Are you now wondering how do you get started? Select a day in which you would like to try the intermittent fasting and start with a 12-14 hour fast. Now, this may sound intimidating, but if you eat dinner at 7 pm then you only need to make it until 7 am the following day to accomplish a 12-hour fast, or 9 am to make a 14-hour fast. Once you have accomplished this a few times, then you can start to expand your timeframe from 12-14 hours to 16 hours and eventually 24 hours or longer.
Events in Henrico County have been limited due to the health and safety guidelines for COVID-19. The staff at the Department of Recreation and Parks have gotten creative and sought out small, community events that are both safe and fun for families! One of those event ideas is movie nights. Various Henrico County Parks will be hosting a movie in the park night and two drive-in movies this summer.
On July 31, Peanut Butter Falcon was shown drive-in movie style at Crump Park. If you missed out, there are two more opportunities to enjoy outdoor movie night! Toy Story 4 will be showing at Deep Run Park on August 7. This will be a regular walk up movie in the park. Rec and Parks will also be showing Aladdin (2019) at Dorey Park on August 21 as a drive-in movie. For both events, gates open at 7:30 p.m. and the movie will start at dusk (approx. 9 p.m.) Guests are encouraged to arrive early, as there is limited parking available.
The movie at Dorey park will be in partnership with the Virginia Capital Trail Foundation (VCTF). Dorey Park features a connector to the Virginia Capital Trail and is popular with cyclists. Movie attendees will have the opportunity to receive more information about the trail and future VCTF activities including their annual Cap 2 Cap bike ride.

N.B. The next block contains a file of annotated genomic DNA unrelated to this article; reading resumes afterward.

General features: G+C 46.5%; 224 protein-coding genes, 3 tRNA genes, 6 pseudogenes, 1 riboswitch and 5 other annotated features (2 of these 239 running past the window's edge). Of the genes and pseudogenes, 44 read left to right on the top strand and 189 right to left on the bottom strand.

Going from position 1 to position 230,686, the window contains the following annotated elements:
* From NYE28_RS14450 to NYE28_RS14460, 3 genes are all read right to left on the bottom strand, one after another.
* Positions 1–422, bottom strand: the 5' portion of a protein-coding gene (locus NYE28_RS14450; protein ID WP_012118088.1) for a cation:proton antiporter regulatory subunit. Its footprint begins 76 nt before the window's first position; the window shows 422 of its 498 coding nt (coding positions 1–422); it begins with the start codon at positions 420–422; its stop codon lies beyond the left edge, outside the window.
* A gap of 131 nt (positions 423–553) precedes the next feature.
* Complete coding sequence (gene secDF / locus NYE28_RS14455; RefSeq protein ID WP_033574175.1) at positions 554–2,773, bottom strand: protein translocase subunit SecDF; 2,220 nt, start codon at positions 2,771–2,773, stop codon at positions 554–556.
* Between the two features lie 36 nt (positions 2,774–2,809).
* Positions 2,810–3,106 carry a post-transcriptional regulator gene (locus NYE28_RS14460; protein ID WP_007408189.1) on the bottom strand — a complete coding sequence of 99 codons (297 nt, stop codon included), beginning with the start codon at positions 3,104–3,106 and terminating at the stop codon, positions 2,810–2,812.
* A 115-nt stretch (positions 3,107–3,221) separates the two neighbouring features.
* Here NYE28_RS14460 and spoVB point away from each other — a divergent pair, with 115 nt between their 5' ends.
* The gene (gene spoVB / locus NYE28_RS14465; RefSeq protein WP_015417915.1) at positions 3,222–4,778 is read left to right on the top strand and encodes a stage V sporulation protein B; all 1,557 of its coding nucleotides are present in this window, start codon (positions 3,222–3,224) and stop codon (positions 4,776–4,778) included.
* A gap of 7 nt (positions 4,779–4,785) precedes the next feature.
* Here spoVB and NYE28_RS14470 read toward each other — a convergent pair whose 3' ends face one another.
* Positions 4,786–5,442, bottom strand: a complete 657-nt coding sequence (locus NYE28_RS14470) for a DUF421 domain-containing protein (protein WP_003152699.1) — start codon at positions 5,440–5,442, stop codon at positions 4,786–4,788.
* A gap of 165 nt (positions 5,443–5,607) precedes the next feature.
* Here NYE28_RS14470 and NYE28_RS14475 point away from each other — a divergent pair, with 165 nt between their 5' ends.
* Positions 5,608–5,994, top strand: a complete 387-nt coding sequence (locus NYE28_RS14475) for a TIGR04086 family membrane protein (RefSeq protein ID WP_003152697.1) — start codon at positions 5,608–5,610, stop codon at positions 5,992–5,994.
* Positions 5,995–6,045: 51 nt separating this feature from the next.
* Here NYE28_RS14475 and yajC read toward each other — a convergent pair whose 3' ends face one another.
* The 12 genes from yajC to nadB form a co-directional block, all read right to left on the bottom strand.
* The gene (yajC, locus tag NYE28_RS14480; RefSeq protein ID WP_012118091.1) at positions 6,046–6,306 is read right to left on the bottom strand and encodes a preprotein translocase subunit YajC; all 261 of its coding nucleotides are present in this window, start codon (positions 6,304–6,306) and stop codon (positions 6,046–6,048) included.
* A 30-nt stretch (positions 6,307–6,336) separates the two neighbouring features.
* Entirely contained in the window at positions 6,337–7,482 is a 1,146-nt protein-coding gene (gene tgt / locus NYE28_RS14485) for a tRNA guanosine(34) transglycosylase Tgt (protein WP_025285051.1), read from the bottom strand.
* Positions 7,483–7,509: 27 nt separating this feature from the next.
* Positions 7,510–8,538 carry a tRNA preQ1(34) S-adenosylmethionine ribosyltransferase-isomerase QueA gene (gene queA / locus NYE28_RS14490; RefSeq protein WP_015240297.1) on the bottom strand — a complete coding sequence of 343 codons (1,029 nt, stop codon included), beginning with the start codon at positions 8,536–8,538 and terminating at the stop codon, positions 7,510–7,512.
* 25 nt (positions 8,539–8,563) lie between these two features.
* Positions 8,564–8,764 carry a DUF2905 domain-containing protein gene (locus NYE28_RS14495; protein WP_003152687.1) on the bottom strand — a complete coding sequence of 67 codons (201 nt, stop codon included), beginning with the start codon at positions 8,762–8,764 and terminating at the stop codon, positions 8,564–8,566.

The Division of Recreation and Parks is very excited to provide fun family events that allow people to get out and enjoy the parks while also following best safety practices and remaining socially distant.
The budget for the 2021 fiscal year (FY2021) that covers July 1, 2020 through June 30, 2021, was first introduced to the Board of Supervisors on March 10, 2020, just six days before the County’s first case of COVID-19. By all measures, the County was positioned to enjoy one of the best budget years in recent history; poised to implement several key initiatives and programs to further cement Henrico’s place as a leader in local government. As we have all come to know, the onset of a global pandemic had significant local impacts on both the health and economic fronts and swiftly changed that outlook. The Department of Finance immediately went to work to recast a budget based on updated revenue projections which anticipated a significant economic recession. Nearly $100 million was cut from that initial budget proposal when compared to the plan that was ultimately adopted by the Board in May.